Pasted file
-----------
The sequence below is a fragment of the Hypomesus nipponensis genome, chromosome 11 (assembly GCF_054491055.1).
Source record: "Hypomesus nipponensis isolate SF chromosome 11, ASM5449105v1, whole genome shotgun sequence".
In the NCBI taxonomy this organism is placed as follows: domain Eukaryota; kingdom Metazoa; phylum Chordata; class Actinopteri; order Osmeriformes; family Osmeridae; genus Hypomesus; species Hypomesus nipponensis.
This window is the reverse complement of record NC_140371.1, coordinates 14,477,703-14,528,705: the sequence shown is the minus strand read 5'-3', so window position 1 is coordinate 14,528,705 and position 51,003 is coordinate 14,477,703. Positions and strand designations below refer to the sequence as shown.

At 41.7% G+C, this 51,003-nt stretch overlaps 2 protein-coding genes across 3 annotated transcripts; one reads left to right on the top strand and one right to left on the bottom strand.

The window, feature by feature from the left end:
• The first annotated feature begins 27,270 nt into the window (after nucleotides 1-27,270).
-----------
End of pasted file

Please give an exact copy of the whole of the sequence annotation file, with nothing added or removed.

The sequence below is a fragment of the Hypomesus nipponensis genome, chromosome 11 (assembly GCF_054491055.1).
Source record: "Hypomesus nipponensis isolate SF chromosome 11, ASM5449105v1, whole genome shotgun sequence".
In the NCBI taxonomy this organism is placed as follows: domain Eukaryota; kingdom Metazoa; phylum Chordata; class Actinopteri; order Osmeriformes; family Osmeridae; genus Hypomesus; species Hypomesus nipponensis.
This window is the reverse complement of record NC_140371.1, coordinates 14,477,703-14,528,705: the sequence shown is the minus strand read 5'-3', so window position 1 is coordinate 14,528,705 and position 51,003 is coordinate 14,477,703. Positions and strand designations below refer to the sequence as shown.

At 41.7% G+C, this 51,003-nt stretch overlaps 2 protein-coding genes across 3 annotated transcripts; one reads left to right on the top strand and one right to left on the bottom strand.

The window, feature by feature from the left end:
• The first annotated feature begins 27,270 nt into the window (after nucleotides 1-27,270).